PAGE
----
This mostly wonderful essay by the Democrat and Chronicle Editorial Board about local efforts, including those of the Rochester People’s Climate Coalition (RPCC), gets at the heart of what folks in our region can do to address Climate Change.
Editorial: Climate change is everyone's problem While the United States is no longer leading the world against climate change, state and local efforts aimed at helping stabilize the earth’s temperature are building steam. While these initiatives are critical, they are also not enough. We must do more. Even New York state, which has set some of the nation’s most ambitious targets for lowering greenhouse gas emissions, is falling short according to a new report from the University of Massachusetts-Amherst. Economic researchers outlined a more dramatic clean energy investment plan that they say would “put the state on a true climate stabilization trajectory,” create jobs, and show the world what needs to be done. Now. The reason for urgency is obvious. A time series heat map created by NASA shows the average variation of global surface temperatures between 1884 and 2016. Cooler averages are marked in shades of blue. Warmer averages are colored red. Blue goes from being the overwhelmingly dominant color, to nearly disappearing off the map within the past 35 years. (November 15, 2017) Rochester Democrat and Chronicle [more on Climate Change in our area]
While I agree that Climate Change is everyone’s problem, I’m having a problem with the last sentence: “We do not need to be participating in this week’s United Nations climate talks in Bonn to increase our own knowledge about what needs to be done, and to take individual responsibility for helping change the world.” The statement is literally correct, but sidesteps the responsibility of all the players (including media, government, and businesses) involved in this crisis.
First, I’m not sure who the ‘we’ in this sentence refers to: the D&C newspaper, ‘we’ (as in the public), or ‘we’ as in the US federal government. If the “we” refers to the D&C, I think that this major print publication should be reporting to the local public what is going on at the COP23 climate talk in Bonn and why it is important that our government chose to pull out of the Paris Accord, but showed up anyways peddling more fossil fuel use. In this quickly warming world, we must be able to continually depend on our local major media to communicate accurately and effectively how this crisis will affect our ability to plan sustainably in this region. The media is our collective information system that we now depend on for a precise model of reality—a reality that is already changing with more harmful algae blooms, more flooding, and more disruptive winters due to a warming Arctic. [See Rochester, NY’s Climate Action Plan.]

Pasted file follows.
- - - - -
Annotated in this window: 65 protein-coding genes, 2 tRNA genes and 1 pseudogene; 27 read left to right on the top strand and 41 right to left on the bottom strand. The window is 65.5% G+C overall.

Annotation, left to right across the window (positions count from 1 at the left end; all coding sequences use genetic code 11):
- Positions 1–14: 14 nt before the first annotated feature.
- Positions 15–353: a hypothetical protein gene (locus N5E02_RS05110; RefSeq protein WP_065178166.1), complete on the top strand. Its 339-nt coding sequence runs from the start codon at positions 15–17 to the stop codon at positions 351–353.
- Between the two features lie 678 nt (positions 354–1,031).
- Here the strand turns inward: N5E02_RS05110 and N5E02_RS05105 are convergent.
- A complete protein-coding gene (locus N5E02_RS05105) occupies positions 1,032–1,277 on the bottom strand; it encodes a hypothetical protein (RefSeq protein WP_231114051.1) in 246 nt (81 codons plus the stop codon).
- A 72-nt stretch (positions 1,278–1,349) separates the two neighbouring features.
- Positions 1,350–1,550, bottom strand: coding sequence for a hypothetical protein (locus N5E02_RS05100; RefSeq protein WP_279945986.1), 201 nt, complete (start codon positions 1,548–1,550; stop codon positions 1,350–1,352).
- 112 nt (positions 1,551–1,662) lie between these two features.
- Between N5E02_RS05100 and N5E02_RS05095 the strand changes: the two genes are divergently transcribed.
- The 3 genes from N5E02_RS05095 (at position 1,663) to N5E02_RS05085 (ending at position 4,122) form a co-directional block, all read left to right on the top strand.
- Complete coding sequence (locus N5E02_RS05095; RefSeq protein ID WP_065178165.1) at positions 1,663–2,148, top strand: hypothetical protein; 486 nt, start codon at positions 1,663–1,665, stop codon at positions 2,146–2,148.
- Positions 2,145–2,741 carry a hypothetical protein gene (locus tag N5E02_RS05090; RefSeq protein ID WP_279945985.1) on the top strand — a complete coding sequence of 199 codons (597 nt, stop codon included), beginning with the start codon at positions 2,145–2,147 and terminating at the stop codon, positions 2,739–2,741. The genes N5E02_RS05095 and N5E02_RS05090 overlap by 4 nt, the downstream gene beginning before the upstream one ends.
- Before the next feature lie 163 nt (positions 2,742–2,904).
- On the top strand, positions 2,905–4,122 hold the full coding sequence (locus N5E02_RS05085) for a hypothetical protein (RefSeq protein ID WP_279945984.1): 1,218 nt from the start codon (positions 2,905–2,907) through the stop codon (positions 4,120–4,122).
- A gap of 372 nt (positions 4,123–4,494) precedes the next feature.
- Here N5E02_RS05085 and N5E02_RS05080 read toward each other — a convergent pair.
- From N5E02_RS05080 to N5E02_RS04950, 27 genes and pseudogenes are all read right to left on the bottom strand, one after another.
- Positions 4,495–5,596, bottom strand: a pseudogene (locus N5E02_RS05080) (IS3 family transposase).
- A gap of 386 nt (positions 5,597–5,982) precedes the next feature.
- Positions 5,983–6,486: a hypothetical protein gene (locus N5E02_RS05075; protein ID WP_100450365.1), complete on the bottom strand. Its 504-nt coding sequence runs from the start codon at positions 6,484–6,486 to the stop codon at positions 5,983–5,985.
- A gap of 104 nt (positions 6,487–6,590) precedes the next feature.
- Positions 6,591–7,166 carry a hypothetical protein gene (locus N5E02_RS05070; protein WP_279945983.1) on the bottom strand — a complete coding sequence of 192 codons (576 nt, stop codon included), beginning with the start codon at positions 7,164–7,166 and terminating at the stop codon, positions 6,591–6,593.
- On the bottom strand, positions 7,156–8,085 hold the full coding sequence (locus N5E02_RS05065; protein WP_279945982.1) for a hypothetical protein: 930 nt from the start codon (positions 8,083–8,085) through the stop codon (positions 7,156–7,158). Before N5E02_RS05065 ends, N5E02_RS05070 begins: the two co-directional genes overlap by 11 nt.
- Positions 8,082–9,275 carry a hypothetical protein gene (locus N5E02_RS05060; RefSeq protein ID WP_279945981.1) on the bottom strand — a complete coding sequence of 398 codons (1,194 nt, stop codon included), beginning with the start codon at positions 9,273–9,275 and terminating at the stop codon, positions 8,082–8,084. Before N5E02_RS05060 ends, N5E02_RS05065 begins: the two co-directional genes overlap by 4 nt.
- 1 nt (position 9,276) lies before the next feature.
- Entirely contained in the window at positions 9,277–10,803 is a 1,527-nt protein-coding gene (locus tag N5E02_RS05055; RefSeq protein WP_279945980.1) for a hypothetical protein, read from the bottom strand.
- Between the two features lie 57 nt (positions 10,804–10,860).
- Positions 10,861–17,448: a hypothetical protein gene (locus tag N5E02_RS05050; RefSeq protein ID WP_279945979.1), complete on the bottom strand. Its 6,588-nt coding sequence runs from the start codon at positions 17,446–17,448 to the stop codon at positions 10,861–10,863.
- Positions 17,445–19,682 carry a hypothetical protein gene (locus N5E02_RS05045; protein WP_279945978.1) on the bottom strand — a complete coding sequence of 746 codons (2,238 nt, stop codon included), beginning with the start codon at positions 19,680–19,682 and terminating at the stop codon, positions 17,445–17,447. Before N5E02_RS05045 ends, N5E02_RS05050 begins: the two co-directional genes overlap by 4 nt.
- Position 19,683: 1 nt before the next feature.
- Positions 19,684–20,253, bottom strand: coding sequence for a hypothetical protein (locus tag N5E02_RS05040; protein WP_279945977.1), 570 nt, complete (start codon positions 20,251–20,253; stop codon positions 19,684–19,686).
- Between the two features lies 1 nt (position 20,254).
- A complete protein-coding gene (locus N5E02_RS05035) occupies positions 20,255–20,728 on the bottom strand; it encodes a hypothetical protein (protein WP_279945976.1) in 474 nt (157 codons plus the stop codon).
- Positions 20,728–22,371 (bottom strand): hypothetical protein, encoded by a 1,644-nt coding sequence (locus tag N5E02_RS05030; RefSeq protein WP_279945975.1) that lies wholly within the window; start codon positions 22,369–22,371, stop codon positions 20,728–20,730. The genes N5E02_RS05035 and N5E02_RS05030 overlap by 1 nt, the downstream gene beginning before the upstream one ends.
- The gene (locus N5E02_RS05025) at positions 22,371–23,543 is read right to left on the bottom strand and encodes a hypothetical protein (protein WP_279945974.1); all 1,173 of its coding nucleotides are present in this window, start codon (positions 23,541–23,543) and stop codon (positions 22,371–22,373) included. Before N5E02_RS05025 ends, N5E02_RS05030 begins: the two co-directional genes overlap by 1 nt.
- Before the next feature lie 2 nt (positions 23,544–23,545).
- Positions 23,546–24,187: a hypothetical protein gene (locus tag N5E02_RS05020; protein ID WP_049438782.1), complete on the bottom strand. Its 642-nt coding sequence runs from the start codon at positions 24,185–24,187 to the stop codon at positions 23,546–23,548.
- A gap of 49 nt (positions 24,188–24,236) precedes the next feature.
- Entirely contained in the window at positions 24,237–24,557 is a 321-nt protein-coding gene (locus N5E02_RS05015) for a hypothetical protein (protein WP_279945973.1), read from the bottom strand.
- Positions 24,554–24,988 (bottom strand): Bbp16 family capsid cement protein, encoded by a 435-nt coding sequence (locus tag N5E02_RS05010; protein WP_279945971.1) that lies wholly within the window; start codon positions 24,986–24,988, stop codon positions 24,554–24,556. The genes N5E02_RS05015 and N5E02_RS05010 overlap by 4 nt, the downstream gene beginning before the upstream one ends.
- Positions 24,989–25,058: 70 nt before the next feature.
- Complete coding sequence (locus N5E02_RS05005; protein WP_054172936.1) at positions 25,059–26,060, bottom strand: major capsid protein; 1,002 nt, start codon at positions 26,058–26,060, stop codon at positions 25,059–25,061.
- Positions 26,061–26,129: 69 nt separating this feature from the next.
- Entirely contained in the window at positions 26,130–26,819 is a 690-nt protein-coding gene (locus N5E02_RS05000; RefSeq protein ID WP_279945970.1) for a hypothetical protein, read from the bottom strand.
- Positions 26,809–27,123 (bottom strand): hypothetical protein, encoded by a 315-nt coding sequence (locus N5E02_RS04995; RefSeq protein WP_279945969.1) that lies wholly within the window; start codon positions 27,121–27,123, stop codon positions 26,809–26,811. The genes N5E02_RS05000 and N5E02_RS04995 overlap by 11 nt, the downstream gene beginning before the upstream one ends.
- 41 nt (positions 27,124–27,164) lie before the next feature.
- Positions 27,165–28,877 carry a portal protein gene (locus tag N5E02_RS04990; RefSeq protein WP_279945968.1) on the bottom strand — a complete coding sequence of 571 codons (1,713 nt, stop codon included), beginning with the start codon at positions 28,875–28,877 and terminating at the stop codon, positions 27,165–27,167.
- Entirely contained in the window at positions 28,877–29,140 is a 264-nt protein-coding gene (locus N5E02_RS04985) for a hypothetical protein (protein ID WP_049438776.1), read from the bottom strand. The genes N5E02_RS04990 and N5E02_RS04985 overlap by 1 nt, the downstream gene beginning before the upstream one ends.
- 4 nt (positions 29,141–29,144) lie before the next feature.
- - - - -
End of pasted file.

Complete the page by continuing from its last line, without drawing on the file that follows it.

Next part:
However, the federal government is also ‘we’, and its forfeiture of our responsibility is incredibly important, and should not be depicted as insignificant, as this editorial and many other recent pronouncements have implied. Efforts by other actors, such as New York State, California, Jerry Brown, and Michael Bloomberg are to be applauded. [See: ‘America’s Pledge’]
But these efforts are no replacement for a strong federal role. The United States needs to participate in the climate talks in a leadership and responsible role both for moral reasons (most of the greenhouse gas emissions that have already changed our climate are ours) and because only nations can enter into treaties, change a nation’s laws, and make sure public monies are directed towards the sciences that tell us Climate Change is a clear and present danger. In order to effect change on a scale and time frame that will matter, nations working together are the most likely (or perhaps only) actors who can make it work.
If left only to “individual responsibility”, this crisis is most likely to be ignored by the majority, or result in ad hoc, conflicting, and insufficient solutions until it’s too late.